By: Kyle Niblett
Since 1927, Barr & Barr has built a reputation as one of the nation’s premiere construction managers thanks to a consistent pipeline of graduates from the M.E. Rinker, Sr. School of Construction Management. Their newest Gator employee is Jeremy Knickrehm, who currently serves as a project management intern in Tampa. The Spring 2023 graduate has been blown away with many things since arriving at the internship, first of which was the warm welcome he received from those that have already created a Rinker legacy.
“Just being at my internship for a few weeks has shown me how impactful the Gator Nation and the DCP Family networks can be,” Knickrehm said. “When they say the Gator Nation is everywhere, they mean it.”
With that OneDCP network comes the knowledge handed down from generation to generation, which has benefitted him tremendously.
“More than half of my workplace are Gator graduates, and more than a few of those Gators are from Rinker or DCP, which is a great blessing,” Knickrehm explained. “The people above me have already experienced the things I’m going through in Gainesville and continually offer pertinent advice and guidance for my future. The Barr & Barr family are truly great people to work with.”
The Gator Safety Professionals Club member has been leaning on fellow Gators to gain a better understanding of the details in projects he’s working on, including Moffitt Cancer Center’s Hospital Expansion. He has read plans for 10 stories of a complex hospital with ORs, complex copper and lead-lined MRI rooms, which was a large learning curve. When Knickrehm is not on a construction site, he works on things such as distributing and reviewing RFIs and submittals, or reviewing interior glazing types and schedules.
Coordinating site walks within Barr & Barr’s OpenSpace progress tracking system and walking the entire site with a 360-degree camera to record progress has been the one constant responsibility in his position so far. This allows the owner and contractor to track progress and know where specific things are in the project, while also preventing an entire walk from being taken out if something goes wrong.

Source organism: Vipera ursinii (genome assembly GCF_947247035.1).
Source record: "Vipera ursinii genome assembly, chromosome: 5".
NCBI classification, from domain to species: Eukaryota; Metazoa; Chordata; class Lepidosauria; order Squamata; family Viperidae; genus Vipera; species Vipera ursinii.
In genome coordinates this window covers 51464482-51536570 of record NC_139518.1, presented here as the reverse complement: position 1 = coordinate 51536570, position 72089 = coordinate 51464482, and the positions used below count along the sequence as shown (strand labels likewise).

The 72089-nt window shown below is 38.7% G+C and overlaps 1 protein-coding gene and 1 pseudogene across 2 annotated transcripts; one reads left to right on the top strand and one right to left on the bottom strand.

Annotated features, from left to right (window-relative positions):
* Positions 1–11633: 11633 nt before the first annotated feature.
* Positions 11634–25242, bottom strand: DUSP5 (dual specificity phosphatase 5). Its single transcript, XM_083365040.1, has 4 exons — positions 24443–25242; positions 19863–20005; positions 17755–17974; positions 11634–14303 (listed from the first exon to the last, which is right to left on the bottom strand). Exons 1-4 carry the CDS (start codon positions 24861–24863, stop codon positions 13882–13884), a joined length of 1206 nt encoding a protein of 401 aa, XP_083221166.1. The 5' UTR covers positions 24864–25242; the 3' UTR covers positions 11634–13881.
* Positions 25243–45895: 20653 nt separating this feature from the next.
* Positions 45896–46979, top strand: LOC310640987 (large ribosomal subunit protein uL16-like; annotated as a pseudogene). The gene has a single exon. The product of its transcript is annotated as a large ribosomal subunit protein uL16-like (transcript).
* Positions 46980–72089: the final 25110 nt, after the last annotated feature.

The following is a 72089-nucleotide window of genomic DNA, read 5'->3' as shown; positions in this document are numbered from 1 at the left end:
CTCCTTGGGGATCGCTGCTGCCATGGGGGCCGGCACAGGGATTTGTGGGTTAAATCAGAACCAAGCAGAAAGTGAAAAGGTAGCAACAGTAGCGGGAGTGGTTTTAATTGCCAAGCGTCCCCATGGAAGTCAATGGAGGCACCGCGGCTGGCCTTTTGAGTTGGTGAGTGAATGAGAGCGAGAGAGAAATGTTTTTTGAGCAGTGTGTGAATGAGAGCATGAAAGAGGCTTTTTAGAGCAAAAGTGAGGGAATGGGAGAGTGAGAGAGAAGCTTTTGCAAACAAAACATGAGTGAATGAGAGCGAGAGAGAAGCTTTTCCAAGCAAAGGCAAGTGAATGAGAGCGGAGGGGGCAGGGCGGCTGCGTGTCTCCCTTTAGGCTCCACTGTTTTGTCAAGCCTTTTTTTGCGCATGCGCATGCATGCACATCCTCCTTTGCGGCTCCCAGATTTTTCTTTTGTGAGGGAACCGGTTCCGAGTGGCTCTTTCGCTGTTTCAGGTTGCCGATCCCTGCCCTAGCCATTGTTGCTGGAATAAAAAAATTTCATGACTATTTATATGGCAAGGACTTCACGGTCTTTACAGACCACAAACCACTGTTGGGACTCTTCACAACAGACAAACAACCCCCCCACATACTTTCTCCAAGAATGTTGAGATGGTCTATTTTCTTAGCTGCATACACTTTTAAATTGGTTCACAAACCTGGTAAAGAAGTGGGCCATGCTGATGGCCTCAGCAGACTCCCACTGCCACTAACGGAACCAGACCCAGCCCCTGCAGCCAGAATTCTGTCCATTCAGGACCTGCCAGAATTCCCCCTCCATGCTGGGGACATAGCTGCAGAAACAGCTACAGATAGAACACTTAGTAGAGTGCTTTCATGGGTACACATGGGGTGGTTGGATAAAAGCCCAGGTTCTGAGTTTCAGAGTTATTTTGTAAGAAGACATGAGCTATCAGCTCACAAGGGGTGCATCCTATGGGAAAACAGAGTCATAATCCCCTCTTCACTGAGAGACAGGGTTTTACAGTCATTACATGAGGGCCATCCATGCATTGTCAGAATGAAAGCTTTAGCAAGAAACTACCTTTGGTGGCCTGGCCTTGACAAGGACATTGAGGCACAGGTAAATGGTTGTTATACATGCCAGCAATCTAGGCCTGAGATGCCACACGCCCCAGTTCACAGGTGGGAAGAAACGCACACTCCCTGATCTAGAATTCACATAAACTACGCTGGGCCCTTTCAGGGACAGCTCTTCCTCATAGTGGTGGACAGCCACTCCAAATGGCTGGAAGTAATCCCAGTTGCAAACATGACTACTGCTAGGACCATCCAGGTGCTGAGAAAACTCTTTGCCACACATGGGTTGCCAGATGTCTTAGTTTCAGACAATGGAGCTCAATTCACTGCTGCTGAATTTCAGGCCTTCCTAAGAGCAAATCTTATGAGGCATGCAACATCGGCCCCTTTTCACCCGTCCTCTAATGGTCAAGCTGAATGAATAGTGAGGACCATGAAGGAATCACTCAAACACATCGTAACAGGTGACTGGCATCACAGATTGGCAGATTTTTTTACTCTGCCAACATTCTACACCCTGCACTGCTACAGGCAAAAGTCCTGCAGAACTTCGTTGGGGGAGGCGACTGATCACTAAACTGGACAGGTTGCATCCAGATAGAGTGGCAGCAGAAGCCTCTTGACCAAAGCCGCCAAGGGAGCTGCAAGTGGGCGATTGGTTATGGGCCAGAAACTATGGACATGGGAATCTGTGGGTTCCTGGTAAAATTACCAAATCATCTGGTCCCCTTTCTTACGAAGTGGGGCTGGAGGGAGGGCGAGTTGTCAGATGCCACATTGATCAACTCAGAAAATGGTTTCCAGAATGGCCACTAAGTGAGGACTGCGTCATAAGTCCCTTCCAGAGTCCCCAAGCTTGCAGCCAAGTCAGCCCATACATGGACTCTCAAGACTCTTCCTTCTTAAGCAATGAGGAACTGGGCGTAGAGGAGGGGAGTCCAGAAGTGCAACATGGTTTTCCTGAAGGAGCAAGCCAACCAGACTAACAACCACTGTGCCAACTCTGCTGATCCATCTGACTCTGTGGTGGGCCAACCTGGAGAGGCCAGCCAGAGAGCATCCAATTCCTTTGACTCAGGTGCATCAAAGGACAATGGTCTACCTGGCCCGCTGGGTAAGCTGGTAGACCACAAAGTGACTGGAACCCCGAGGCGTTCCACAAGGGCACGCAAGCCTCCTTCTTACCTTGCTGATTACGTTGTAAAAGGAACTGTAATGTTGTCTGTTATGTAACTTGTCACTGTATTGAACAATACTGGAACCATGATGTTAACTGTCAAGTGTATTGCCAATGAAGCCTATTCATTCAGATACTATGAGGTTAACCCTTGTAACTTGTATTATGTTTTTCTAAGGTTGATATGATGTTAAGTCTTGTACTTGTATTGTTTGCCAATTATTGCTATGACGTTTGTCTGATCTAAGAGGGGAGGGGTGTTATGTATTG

“The most rewarding part of the job so far has been the real-world experience I have gained,” Knickrehm said. “You can learn a lot in a classroom, but to actually see things come together on a jobsite is so much different. Another part of being in the field is learning to understand how much collaboration and communication with your coworkers is required to get work done on a project.”
Most Rinker students get their first internship the summer after their junior year, but as an incoming junior this fall, Knickrehm believes the field experience at Barr & Barr before he even hits the upper division will put him ahead professionally. On top of that, he will be able to apply concepts learned on the internship in the classroom.
Long term, his career goals are to become a superintendent or project manager in the Tampa Bay area.
Q&A with Jeremy Knickrehm
How has DCP prepared you for your current internship?
Professionalism and orientation classes have specifically helped the most. Thanks to Rinker I came into the position with a tremendous understanding of most construction terms and how to conduct myself in the industry. My time at Rinker has been extremely helpful and allowed me to quickly get up to speed on our projects, while simultaneously learning more in-depth skills to my toolkit.
What would you tell prospective students who are thinking about attending DCP?
If you were the kid growing up who was interested in how things work and always wanted to build things, construction management is the major for you. It is an interesting field with an overabundance of opportunities after graduation, especially in the state of Florida.
What has been your favorite course or professor at DCP and why?
My favorite course so far has been “Construction Materials” taught by my favorite professor, Dr. Aladdin Alwisy. His dad humor and overall kind demeanor really helped me. Thanks to Dr. Alwisy, I always came to class knowing I was in a good environment. Combine that with interesting class material, the course was definitely a great experience.
What has been your favorite memory at DCP and why?
I think my favorite memory at DCP is when I first decided to switch my major and join the college. I was originally an engineering student, but I found a much better fit and experience here at DCP. It was truly one of the best decisions I have ever made.
What is the one thing you know now that you wish you would have known your first day at UF?
I wish I knew how important it was to try and make connections at UF. I came to UF as a shy and introverted kid, and it took time for me to come out of my shell and be alright with meeting and collaborating with a lot of new people. What I learned quickly was the network you build at UF and the people you work with can heavily impact your life. I definitely wish I could go back and tell myself to be more open with meeting new people.